According to a survey of more than 100 law firms by real estate advisory CBRE, 48% are already using AI software in their businesses and 41% have imminent plans to do the same. The survey found 61% of the companies already using AI are doing so to generate and review legal documents. It also revealed 47% are using AI for due diligence purposes and 42% for research. About a third (32%) are using AI to carry out compliance and administrative legal support. Almost half (45%) said they expect a reduction in the staff numbers as a result, but only 7% think senior jobs will be cut. “Our study found considerable uncertainty around the impacts of AI on employment, reflected by over 30% who were unsure of the potential impact at each level,” said Frances Warner Lacey, senior director of the central London tenant advisory group at CBRE. “This will make formulating a dynamic real estate strategy, to cope with these structural changes to the sector, particularly problematic for law firms.”
The idea is to eliminate the cycles spent in provisioning new devices and avert errors that typically occur when manually configuring complex zones. Even when a host or storage hardware is upgraded or a faulty facility is replaced, the switch automatically detects the change and zones them into the SAN, Cisco said. The switches also support a number of features that are typically only found in higher-end boxes, according to Cisco’s Adarsh Viswanathan senior manager, storage product management and marketing. These include redundancy of components, HVAC/HVDC power options and smaller failure domains to ensure higher reliability. The switches also support Fibre Channel-NVMe to help customers moving towards all-flash storage environments. NVMe was developed for SSDs by a consortium of vendors including Intel, Samsung, Sandisk, Dell, and Seagate and is designed as a standard controller technology for PCI-Express interfaces between CPUs and flash storage. The switches fill out Cisco’s existing MDS storage-fabric switch line which includes the 9132T 32 Port 32G Fibre Channel Switch and MDS 9396S 16G Multilayer Fabric Switch.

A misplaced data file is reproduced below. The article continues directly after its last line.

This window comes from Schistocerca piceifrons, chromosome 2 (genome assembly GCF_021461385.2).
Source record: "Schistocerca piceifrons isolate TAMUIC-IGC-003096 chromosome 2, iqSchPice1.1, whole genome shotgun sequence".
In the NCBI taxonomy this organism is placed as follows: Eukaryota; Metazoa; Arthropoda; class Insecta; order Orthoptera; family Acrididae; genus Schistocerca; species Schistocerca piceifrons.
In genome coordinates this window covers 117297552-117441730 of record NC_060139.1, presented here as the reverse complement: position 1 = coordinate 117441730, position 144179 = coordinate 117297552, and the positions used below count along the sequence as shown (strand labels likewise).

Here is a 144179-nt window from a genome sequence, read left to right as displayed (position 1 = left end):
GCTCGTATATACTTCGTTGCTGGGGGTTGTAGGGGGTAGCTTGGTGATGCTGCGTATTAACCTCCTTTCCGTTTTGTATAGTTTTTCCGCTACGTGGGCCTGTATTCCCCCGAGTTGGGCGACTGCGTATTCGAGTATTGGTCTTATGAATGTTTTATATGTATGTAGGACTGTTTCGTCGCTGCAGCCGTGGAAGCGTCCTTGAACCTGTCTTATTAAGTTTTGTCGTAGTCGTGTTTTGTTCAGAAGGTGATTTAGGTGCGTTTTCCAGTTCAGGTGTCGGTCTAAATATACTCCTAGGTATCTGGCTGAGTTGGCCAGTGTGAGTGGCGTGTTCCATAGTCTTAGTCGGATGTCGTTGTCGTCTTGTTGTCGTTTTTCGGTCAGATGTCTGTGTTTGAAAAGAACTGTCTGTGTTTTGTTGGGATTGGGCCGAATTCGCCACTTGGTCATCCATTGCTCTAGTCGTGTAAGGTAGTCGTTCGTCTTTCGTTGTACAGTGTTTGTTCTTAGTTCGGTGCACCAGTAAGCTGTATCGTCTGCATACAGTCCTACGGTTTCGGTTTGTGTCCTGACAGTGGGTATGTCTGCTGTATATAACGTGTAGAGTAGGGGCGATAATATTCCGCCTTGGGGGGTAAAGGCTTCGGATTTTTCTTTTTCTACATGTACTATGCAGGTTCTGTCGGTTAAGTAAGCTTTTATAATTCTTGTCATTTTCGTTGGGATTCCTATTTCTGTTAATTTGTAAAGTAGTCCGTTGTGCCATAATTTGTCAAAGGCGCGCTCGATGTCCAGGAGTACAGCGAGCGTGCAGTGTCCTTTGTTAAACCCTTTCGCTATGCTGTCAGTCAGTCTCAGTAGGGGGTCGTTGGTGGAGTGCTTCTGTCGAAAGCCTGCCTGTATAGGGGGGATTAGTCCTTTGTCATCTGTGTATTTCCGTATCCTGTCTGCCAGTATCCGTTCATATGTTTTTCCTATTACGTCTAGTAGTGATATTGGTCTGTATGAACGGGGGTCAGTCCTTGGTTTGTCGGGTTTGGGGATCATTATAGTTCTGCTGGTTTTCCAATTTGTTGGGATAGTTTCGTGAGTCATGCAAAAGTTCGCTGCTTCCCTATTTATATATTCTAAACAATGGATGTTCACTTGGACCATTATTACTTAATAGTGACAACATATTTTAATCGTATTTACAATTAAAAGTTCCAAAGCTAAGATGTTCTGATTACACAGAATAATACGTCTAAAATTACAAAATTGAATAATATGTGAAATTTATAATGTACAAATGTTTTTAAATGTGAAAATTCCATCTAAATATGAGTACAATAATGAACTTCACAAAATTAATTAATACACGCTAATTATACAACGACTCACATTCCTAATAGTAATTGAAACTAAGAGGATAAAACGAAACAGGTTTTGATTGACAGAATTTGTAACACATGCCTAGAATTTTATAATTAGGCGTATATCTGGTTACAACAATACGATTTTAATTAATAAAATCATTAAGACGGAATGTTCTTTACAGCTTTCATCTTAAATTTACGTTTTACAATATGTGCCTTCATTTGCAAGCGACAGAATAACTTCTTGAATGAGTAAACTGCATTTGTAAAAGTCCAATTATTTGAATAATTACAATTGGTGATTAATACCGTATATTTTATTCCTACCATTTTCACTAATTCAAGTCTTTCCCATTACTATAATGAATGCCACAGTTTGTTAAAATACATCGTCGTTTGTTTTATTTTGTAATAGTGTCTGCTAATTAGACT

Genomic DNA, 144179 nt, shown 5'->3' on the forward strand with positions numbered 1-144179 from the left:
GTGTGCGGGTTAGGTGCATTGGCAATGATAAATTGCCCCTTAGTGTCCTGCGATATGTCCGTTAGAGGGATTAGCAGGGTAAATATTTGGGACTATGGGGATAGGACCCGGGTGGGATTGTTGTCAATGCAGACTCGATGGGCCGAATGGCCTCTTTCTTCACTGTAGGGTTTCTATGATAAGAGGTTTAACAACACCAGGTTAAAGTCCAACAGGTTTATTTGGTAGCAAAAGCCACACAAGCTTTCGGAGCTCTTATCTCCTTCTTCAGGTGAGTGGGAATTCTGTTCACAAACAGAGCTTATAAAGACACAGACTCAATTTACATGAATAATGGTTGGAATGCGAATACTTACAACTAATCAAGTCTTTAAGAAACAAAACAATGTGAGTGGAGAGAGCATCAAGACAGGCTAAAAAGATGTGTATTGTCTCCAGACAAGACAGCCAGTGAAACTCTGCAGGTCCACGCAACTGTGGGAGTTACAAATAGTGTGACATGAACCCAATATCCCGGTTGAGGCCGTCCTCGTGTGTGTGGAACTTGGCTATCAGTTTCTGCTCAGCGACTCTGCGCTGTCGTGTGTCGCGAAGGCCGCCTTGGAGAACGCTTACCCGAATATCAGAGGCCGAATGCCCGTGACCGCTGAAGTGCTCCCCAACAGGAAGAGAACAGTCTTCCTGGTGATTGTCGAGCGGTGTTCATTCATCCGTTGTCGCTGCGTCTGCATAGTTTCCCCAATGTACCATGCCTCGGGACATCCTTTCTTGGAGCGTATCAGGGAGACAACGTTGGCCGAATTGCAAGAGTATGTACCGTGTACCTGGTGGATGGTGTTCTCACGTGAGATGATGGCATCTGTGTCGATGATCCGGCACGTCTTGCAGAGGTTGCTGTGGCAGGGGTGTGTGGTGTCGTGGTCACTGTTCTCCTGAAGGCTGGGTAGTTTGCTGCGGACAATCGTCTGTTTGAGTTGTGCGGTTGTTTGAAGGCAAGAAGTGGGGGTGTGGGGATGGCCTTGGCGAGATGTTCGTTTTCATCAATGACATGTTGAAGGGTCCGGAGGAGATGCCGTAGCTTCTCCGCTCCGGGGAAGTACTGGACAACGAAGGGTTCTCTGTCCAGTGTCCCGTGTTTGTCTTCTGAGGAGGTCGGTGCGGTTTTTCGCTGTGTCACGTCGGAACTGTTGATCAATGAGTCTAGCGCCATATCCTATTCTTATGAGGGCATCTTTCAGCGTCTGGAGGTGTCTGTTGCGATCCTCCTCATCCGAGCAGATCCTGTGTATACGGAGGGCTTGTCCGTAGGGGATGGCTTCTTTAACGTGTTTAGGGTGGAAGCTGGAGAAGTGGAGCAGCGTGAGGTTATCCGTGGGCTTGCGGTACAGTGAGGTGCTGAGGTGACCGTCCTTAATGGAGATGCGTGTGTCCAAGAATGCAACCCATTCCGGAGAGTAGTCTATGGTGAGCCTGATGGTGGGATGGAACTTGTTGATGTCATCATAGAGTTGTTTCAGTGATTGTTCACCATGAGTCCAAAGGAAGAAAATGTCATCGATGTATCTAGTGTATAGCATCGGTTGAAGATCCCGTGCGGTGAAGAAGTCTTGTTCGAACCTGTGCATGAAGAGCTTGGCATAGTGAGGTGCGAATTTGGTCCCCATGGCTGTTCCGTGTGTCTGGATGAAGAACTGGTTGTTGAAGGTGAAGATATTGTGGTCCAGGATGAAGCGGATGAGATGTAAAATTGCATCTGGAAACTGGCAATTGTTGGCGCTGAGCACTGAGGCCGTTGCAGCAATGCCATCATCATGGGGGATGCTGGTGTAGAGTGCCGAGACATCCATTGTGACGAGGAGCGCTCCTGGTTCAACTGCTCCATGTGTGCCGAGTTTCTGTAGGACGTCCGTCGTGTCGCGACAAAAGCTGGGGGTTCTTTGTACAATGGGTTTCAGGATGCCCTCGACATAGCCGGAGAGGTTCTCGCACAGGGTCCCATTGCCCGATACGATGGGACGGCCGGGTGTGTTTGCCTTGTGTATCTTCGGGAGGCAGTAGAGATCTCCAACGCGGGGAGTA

Companies including Google, Apple, Microsoft, IBM, and Nvidia are already heavily involved in the research and development of AI-based products and services. According to CB Insights, startups worldwide are springing up to specialize in artificial intelligence with an emphasis in industries including customer relationship management, automotive, sales, marketing, and commerce. At first, Gartner believes strong growth will appear in the customer experience sector while enterprise players experiment with AI and offshoot technology, such as deep learning, neural networking, and machine learning software. Virtual agents, for example, can take over simple customer requests and tasks from call centers, reducing the cost for companies in offering customer helplines. By taking over the simple issues, human operators are then free to dedicate their time to complicated issues, which, in turn, may improve customer service.
The future for services like MPLS, then, depends on the requirements for security and end-to-end traffic performance guarantees. With so many providers pushing SD-WAN as internet-based VPN services, MPLS will see a decline in usage, as IT teams view the platform as restrictive and expensive. The private nature of MPLS connections means an organization can access only certain cloud services, depending on whether it has connections to private cloud services in its data center or office locations. But MPLS is the technology of choice when enterprises require end-to-end traffic performance and privacy. While internet-based SD-WAN benefits include granular traffic control for both prioritization and connection states, quality of service (QoS) exists primarily at the customer edge. With MPLS, end-to-end traffic prioritization is an inherent property of the technology that translates into predicable latency and jitter to support mission-critical and delay-sensitive applications.